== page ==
Conveyancers don’t just draw up the legal contracts and arrange for the transfer of title to be registered with the Land Registry; they also provide homebuyers with legal advice relating to the contract, the mortgage offer and property issues that may have been identified by your surveyor. They will also conduct a variety of “searches” through the local authority, and these can reveal crucial information relating to the property you intend to buy, including factors such as boundary disputes, local planning permissions or constraints, and potential environmental factors such as flood risk.
You might be surprised to learn that anyone can act as a conveyancer, and legally there is nothing to prevent homebuyers carrying out the conveyancing process themselves. Frankly, the DIY conveyancing route isn’t one we would recommend – the process is complicated and the risk of getting something wrong, or failing to carry out an important search that could have a bearing on your rights or responsibilities as the property owner, is just too high. Perhaps unsurprisingly, most conveyancing is carried out by specialist property lawyers.
A conveyancing solicitor is a fully qualified practising solicitor who can undertake the conveyancing process on your behalf, and generally will also have wider training and experience in other aspects of the law. This additional expertise may be useful if you are dealing with other financial and legal matters at the same time as buying your new home, such as drawing up or amending your will. In England and Wales all practising solicitors are registered with the Law Society and the profession is regulated by the Solicitors Regulation Authority (SRA). Note that solicitors in Scotland are overseen by the Law Society of Scotland, and that the conveyancing process there differs from the rest of the UK.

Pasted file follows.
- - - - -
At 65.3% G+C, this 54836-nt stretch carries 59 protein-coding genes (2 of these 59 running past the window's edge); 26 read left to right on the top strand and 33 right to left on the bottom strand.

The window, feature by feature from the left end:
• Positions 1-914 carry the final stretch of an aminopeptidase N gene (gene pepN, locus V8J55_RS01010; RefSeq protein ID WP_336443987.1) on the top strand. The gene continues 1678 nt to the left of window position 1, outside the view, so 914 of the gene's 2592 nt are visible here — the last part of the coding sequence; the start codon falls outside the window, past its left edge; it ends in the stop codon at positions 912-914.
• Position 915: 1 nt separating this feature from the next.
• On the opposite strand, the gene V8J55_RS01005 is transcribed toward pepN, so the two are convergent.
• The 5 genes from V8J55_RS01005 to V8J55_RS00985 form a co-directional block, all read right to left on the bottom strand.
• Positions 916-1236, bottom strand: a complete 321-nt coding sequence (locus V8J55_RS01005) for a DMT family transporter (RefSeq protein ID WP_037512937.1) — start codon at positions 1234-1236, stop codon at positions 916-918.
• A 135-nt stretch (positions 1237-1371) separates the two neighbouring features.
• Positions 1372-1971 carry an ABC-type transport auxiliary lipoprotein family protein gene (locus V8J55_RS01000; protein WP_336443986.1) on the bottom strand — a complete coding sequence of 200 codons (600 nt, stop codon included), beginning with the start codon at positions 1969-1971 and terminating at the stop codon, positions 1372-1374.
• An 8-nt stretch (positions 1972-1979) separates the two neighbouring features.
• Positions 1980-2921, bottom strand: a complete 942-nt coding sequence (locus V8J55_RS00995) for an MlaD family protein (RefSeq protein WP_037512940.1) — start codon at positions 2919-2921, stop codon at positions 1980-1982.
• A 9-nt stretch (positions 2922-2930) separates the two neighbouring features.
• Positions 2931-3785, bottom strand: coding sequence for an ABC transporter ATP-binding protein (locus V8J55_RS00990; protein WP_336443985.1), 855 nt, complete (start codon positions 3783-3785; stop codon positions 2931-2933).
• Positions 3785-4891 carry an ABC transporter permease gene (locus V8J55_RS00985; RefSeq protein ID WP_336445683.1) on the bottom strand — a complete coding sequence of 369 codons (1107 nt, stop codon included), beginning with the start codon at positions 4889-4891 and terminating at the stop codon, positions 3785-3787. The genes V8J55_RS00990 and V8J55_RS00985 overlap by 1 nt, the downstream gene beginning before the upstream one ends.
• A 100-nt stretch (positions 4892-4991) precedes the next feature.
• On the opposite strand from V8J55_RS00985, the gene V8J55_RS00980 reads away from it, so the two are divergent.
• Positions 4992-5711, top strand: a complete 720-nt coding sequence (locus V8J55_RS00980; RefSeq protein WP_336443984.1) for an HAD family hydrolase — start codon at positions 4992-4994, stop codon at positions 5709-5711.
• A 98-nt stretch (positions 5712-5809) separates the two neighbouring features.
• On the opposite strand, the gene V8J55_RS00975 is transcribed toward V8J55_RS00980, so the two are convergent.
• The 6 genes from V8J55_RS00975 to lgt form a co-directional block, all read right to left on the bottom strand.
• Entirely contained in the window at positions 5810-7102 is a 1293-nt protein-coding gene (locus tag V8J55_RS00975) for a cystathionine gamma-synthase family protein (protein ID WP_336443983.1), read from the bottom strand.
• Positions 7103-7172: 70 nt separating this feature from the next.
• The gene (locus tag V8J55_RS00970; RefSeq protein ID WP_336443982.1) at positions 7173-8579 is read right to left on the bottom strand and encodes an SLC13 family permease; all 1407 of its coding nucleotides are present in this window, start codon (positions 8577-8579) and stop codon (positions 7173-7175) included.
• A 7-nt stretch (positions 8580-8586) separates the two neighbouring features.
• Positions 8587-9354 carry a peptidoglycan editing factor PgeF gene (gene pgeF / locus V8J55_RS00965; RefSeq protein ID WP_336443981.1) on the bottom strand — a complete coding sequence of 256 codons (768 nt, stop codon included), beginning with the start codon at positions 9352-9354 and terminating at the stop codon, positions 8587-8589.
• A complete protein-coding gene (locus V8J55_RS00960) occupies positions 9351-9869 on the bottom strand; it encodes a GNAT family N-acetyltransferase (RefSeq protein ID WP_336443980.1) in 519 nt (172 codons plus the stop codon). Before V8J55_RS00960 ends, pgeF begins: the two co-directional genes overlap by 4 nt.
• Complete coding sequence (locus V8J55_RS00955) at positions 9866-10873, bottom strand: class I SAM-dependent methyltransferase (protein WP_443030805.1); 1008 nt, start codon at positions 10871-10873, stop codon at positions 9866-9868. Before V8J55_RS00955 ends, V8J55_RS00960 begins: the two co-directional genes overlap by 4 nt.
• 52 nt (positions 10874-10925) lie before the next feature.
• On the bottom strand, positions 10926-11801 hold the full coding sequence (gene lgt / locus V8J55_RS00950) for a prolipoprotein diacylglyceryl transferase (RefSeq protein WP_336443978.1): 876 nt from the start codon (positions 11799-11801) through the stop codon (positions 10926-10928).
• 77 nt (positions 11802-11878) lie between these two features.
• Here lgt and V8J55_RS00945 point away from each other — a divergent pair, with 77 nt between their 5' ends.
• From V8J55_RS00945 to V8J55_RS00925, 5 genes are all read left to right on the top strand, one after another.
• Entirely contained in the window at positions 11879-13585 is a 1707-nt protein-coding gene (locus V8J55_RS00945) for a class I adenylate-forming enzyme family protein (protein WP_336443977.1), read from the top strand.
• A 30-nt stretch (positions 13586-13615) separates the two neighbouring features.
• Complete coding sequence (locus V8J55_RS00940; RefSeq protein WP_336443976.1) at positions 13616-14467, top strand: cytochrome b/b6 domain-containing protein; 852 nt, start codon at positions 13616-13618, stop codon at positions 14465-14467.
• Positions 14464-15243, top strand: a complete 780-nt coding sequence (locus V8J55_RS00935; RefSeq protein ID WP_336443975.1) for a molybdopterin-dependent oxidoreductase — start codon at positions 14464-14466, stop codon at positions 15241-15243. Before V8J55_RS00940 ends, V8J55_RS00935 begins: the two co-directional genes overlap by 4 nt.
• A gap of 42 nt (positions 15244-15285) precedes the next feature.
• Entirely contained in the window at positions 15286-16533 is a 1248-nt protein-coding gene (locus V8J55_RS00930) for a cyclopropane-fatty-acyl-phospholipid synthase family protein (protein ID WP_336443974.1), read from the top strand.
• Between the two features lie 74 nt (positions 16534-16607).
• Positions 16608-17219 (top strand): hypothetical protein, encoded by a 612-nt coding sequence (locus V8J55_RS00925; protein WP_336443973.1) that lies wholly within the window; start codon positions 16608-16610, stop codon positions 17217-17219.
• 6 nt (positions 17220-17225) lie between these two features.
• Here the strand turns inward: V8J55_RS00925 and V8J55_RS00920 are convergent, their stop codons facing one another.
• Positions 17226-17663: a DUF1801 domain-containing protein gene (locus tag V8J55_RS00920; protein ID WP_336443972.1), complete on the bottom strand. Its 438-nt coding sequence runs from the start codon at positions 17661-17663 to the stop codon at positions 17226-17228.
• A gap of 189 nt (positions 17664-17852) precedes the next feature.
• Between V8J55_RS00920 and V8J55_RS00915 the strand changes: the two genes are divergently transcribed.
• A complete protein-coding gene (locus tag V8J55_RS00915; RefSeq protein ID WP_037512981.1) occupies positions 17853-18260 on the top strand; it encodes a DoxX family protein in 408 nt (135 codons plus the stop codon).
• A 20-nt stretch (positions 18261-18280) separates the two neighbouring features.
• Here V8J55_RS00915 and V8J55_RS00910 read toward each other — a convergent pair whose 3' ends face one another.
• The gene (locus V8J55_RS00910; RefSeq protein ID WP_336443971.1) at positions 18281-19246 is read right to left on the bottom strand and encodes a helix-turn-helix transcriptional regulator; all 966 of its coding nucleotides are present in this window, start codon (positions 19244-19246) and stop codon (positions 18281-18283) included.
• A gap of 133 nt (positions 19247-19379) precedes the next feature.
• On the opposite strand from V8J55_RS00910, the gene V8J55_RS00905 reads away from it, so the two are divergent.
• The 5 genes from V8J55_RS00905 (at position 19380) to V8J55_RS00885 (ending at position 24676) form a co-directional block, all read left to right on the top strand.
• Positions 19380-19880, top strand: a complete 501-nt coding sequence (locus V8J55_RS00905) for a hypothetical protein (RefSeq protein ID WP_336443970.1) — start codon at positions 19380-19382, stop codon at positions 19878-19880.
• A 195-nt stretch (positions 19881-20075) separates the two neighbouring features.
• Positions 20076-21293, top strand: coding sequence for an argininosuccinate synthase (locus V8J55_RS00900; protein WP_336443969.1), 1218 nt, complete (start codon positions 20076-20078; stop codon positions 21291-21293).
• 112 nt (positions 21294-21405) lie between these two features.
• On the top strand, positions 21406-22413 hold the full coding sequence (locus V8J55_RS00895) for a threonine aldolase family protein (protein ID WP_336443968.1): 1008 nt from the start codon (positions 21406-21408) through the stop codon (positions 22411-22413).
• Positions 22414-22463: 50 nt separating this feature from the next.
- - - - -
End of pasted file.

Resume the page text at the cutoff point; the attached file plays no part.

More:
With the sharp rise in home ownership in the 1980s, a change in the law meant that conveyancing could also be carried out by specialist lawyers known as “licensed conveyancers”. While licensed conveyancers do not have the same training or experience in other aspects of law as solicitors, they are qualified lawyers who exclusively deal with property law and conveyancing. They operate under a similar but separate regulatory framework from conveyancing solicitors, and are regulated by the Council for Licensed Conveyancers, which is responsible for setting and maintaining professional standards in the industry. As of 1st November 2017, licensed conveyancers must place a badge on their website showing they are regulated by the Council for Licensed Conveyancers and that they have a secure website.
Finding a conveyancer
Both conveyancing solicitors and licensed conveyancers are capable of dealing with the conveyancing process when you purchase a new property, and for many homebuyers there is little distinction between the service each provides. If you do expect to be seeking legal advice on any matters not directly related to the property purchase, however, then you may be best opting for a conveyancing solicitor. Our website allows you to instantly compare quotes from registered conveyancing solicitors or licensed conveyancers to find the service that’s right for you.
What are you using a conveyancing solicitor for?